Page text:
Friday, April 4, 2014

Free Gay Excerpt; Anti-Anti Gay Bullies; Adam Lambert Not Disabled

Anti-Anti Gay Bullies

This article is making the claim that Brendan Eich was pressured into resigning from his new position of CEO at Mozilla. Among many great accomplishments in his life, he co-founded Mozilla and helped conceive JavaScript language. However, he was also a large contributor to Proposition 8 in California which was designed to keep same sex marriage illegal.

Recently, he was appointed to be the CEO of Mozilla. All hell broke loose. People couldn’t believe that such a popular and progressive technology company would appoint an anti-gay activist as CEO. Moreover, he refused to apologize or comment on his donation. He claimed that his personal beliefs were “unrelated” to his role at Mozilla.

Major companies started encouraging people to not use Firefox in protest. In social media, there may as well be fire raining from the sky and dogs and cats living together.

Whether or not he was "bullied" into resigning remains to be seen. I'm not sure the word "bully" applies to something like this, at least not within the same context of other bully acts. He did receive pressure from all sides because of a strong political and social statement he clearly made of his own free will and now he's dealing with the consequences of that decision. I'm not sure it's right or wrong. Personally, I like to think I'm objective enough to tolerate his views and his ability to do his job even though I strongly disagree with them. I even admire the work he's done. But I do know one thing. If you're in the public eye and you're not a politician or someone in public service and you take a strong political or social stand in any direction these days, you'd better be prepared for the fallout. That even goes for authors like me.

There was an interview with Ben Affleck in Playboy and he made this statement: "When I watch a guy [on film] I know is a big Republican, part of me thinks, I probably wouldn’t like this person if I met him." It's been all over the web and I'm not linking to the article because Affleck is not the direct point of this post. Evidently, Affleck is not objective enough to separate his politics from the human factor in life. That statement alone tells you what kind of man he is. And unfortunately we're all dealing with this now more than ever before, and yes, in some ways it is a form of bullying. This statement by Affleck doesn't resonate with me even though I am a registered Democrat, openly gay, and married to the same man for over twenty years. It's not something I would even hold against him. And if I knew another author (or anyone) was a Republican, I wouldn't hold that against him or her either, at least not on a personal level. But most people don't think that way.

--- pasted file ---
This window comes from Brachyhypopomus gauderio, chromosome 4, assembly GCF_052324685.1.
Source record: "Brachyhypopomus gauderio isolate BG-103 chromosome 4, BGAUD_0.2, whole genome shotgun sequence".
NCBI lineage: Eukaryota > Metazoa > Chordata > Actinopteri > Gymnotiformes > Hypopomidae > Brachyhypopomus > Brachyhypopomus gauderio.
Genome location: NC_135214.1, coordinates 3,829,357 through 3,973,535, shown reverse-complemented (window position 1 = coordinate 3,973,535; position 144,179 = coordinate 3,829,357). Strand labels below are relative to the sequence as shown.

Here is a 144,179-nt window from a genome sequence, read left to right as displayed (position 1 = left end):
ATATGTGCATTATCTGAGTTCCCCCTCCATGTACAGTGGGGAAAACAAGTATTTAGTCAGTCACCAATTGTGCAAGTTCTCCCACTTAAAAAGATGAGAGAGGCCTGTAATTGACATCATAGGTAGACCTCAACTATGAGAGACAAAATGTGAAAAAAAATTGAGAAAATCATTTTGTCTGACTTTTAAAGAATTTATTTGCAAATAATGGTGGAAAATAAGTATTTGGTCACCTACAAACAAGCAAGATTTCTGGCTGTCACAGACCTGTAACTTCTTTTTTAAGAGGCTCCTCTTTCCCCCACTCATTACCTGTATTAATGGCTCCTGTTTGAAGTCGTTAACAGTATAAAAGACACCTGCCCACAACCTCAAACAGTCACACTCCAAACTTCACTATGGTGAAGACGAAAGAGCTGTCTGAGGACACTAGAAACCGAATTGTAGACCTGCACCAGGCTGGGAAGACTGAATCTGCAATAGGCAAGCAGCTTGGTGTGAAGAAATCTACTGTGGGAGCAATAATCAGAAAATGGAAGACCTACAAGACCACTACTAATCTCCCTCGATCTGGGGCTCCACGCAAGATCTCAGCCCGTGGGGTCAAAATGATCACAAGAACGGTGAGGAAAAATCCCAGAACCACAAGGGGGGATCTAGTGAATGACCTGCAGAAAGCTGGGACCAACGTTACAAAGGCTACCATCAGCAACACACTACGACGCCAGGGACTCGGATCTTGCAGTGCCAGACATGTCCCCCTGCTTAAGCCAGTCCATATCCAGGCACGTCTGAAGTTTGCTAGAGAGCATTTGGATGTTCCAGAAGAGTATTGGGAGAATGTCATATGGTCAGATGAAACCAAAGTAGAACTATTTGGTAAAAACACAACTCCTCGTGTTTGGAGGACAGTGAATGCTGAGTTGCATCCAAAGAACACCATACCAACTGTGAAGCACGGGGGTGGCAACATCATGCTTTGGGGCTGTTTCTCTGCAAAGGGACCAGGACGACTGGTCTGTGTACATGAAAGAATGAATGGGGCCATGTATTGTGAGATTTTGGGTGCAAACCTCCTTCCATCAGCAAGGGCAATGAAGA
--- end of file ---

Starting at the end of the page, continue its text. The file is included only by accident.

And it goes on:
You can read more here.

The Washington Post has another article here on tolerance and intolerance with regard to Eich's story. There's nothing uncomplicated about this thing.

Adam Lambert Not Disabled

The other day I was posting about something and wanted to use Adam Lambert as a reference and went blank on his name. I couldn't remember it for anything, and I hate that because he's always been so open and honest with his thoughts and his life. He recently spoke out about being gay when people started to feel sorry for him because he's gay.

The flamboyant singer said he has received comments and tweets such as ‘it’s so sad to be gay’ and he finds the statements ‘indirectly offensive’.  

‘It ain't a DISABILITY!! It's just a disposition ya'll. the only thing that makes it "hard to deal with" is when folks be ignant bout it. Ha’, Lambert tweeted.

You can read more here. Boy George seems to think Lambert's being gay has hindered his singing career. I think there's something to that. Steve Grand had to do a kickstarter campaign to put an album together. In the post I wrote where I couldn't remember Lambert's name I was talking about how I stopped watching American Idol years ago when I started seeing male singers who might have been gay...we didn't know for sure...were being voted off for no viable reason. Most had more talent than the straight singers who remained. Yes, I know that's subjective. But it happened too many times...not to mention the awful gay jokes and innuendos that went on between Ryan Seacrest and Simon Cowell.

FREE GAY Excerpt

Here's a free excerpt from one of my backlist titles, Young, Hung, and Hitched. It's a m/m romance with a theme revolving around newlyweds who buy one of those huge expensive recreation vehicles and take off across country. It's interesting to note how much has changed in the past five years with gay marriage. At the time I wrote this, I had no idea.

I can only post a pg-rated excerpt here, but you won't be disappointed with the love scenes. And please remember this is the raw version, not the final e-book.

When Jordan Colby fell in love with a handsome young coastal engineer in Portland, Oregon, he knew there was a remote possibility they might eventually have to pick up and relocate someday. But he never assumed it would be the day after their wedding.

            They’d been living together as a couple for almost two years and they didn’t need a wedding. They were committed to each other, monogamous, and had settled into a comfortable routine. Gay marriage wasn’t even recognized by the federal government and meant nothing legally. But Jordan didn’t feel complete. He thought a marriage ceremony would validate their relationship and he didn’t care what the government or the churches thought. He also thought standing beside Aaron Engle in a formal suit and promising to love, honor, and cherish one man for the rest of his life was the ultimate romantic journey. He’d been dreaming about the flowers and the rings since he’d been a little boy. But he didn’t mention this part to Aaron out loud. Aaron tended to doze off whenever they watched romantic movies on TV. And if Jordan even mentioned a romance novel he was reading, Aaron would clear his throat and change the subject fast.